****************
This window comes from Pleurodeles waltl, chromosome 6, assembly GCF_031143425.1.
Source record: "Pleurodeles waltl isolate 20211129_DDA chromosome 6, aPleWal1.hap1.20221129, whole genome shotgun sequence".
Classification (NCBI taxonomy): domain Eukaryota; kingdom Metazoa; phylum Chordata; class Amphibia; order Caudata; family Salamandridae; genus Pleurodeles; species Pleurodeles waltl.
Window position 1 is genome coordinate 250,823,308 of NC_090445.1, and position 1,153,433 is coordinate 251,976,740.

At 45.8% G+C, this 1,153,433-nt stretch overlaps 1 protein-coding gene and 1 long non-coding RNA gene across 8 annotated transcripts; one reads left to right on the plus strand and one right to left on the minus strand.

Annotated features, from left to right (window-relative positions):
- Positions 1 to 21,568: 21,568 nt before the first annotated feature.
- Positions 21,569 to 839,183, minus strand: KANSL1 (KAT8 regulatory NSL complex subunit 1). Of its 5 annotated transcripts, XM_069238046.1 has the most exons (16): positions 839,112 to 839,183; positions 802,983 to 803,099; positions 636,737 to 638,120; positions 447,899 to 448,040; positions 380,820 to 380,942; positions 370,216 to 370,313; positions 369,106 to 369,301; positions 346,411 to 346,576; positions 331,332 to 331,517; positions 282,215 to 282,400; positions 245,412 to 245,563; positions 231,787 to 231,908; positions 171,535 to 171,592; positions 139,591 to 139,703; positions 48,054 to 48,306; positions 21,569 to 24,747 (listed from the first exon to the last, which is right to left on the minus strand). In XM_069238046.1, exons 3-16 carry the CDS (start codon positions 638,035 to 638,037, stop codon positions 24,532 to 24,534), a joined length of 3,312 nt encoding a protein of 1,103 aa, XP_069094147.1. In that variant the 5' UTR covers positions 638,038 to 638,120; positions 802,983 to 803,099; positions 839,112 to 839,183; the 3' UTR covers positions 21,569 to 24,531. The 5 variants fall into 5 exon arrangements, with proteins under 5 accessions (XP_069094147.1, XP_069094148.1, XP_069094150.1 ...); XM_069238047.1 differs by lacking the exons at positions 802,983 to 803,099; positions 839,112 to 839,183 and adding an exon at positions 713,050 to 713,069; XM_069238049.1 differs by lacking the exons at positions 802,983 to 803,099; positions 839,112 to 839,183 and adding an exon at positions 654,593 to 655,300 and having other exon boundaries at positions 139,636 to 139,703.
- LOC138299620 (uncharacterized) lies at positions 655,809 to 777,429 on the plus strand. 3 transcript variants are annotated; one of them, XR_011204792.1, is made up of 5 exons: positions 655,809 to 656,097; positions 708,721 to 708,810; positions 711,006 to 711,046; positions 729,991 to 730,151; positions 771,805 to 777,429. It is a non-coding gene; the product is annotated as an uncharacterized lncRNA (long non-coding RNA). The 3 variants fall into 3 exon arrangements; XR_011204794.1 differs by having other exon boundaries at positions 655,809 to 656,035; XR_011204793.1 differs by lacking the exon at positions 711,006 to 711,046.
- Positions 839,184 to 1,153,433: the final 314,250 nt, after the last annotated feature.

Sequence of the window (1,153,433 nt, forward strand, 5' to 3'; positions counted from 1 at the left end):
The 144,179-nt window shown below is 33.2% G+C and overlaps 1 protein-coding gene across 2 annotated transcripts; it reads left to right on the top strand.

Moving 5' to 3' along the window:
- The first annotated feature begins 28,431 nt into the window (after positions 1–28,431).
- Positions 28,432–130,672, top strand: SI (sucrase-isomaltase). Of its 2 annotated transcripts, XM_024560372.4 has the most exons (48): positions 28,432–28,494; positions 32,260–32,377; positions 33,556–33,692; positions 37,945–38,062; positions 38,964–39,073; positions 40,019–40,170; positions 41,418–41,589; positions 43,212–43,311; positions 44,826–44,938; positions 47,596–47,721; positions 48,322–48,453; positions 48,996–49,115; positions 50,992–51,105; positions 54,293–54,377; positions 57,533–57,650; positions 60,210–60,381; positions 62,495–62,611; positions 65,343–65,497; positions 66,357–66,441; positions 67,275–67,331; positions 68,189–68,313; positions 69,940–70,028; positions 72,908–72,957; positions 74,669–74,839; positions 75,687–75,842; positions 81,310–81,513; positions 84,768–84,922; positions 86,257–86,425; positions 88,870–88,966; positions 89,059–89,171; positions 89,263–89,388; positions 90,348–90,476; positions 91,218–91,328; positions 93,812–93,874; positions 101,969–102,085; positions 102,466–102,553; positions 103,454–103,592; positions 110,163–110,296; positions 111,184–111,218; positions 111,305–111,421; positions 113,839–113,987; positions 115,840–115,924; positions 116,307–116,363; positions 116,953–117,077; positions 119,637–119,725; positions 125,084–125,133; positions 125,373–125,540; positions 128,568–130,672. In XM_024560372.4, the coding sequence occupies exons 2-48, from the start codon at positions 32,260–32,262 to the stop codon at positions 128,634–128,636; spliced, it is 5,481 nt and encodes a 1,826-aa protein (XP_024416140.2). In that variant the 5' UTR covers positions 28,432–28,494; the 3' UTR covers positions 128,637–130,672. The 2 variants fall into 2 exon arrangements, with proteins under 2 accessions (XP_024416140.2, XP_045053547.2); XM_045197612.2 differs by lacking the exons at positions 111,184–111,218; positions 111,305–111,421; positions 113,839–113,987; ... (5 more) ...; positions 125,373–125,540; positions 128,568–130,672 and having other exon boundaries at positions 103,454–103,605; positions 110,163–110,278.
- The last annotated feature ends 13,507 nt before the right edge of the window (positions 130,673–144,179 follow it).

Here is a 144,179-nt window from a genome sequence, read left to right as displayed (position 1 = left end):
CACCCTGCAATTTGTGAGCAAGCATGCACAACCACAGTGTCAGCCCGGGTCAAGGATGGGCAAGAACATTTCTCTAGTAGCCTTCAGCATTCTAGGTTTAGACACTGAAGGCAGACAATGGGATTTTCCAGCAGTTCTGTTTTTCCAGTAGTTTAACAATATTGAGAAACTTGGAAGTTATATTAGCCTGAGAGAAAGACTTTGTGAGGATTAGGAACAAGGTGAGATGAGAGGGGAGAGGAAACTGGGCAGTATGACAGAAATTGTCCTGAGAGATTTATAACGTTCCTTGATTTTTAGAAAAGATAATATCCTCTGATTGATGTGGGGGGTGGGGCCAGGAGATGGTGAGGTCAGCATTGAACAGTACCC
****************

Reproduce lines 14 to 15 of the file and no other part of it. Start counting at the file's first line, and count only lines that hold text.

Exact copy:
- The first annotated feature begins 28,431 nt into the window (after positions 1–28,431).
- Positions 28,432–130,672, top strand: SI (sucrase-isomaltase). Of its 2 annotated transcripts, XM_024560372.4 has the most exons (48): positions 28,432–28,494; positions 32,260–32,377; positions 33,556–33,692; positions 37,945–38,062; positions 38,964–39,073; positions 40,019–40,170; positions 41,418–41,589; positions 43,212–43,311; positions 44,826–44,938; positions 47,596–47,721; positions 48,322–48,453; positions 48,996–49,115; positions 50,992–51,105; positions 54,293–54,377; positions 57,533–57,650; positions 60,210–60,381; positions 62,495–62,611; positions 65,343–65,497; positions 66,357–66,441; positions 67,275–67,331; positions 68,189–68,313; positions 69,940–70,028; positions 72,908–72,957; positions 74,669–74,839; positions 75,687–75,842; positions 81,310–81,513; positions 84,768–84,922; positions 86,257–86,425; positions 88,870–88,966; positions 89,059–89,171; positions 89,263–89,388; positions 90,348–90,476; positions 91,218–91,328; positions 93,812–93,874; positions 101,969–102,085; positions 102,466–102,553; positions 103,454–103,592; positions 110,163–110,296; positions 111,184–111,218; positions 111,305–111,421; positions 113,839–113,987; positions 115,840–115,924; positions 116,307–116,363; positions 116,953–117,077; positions 119,637–119,725; positions 125,084–125,133; positions 125,373–125,540; positions 128,568–130,672. In XM_024560372.4, the coding sequence occupies exons 2-48, from the start codon at positions 32,260–32,262 to the stop codon at positions 128,634–128,636; spliced, it is 5,481 nt and encodes a 1,826-aa protein (XP_024416140.2). In that variant the 5' UTR covers positions 28,432–28,494; the 3' UTR covers positions 128,637–130,672. The 2 variants fall into 2 exon arrangements, with proteins under 2 accessions (XP_024416140.2, XP_045053547.2); XM_045197612.2 differs by lacking the exons at positions 111,184–111,218; positions 111,305–111,421; positions 113,839–113,987; ... (5 more) ...; positions 125,373–125,540; positions 128,568–130,672 and having other exon boundaries at positions 103,454–103,605; positions 110,163–110,278.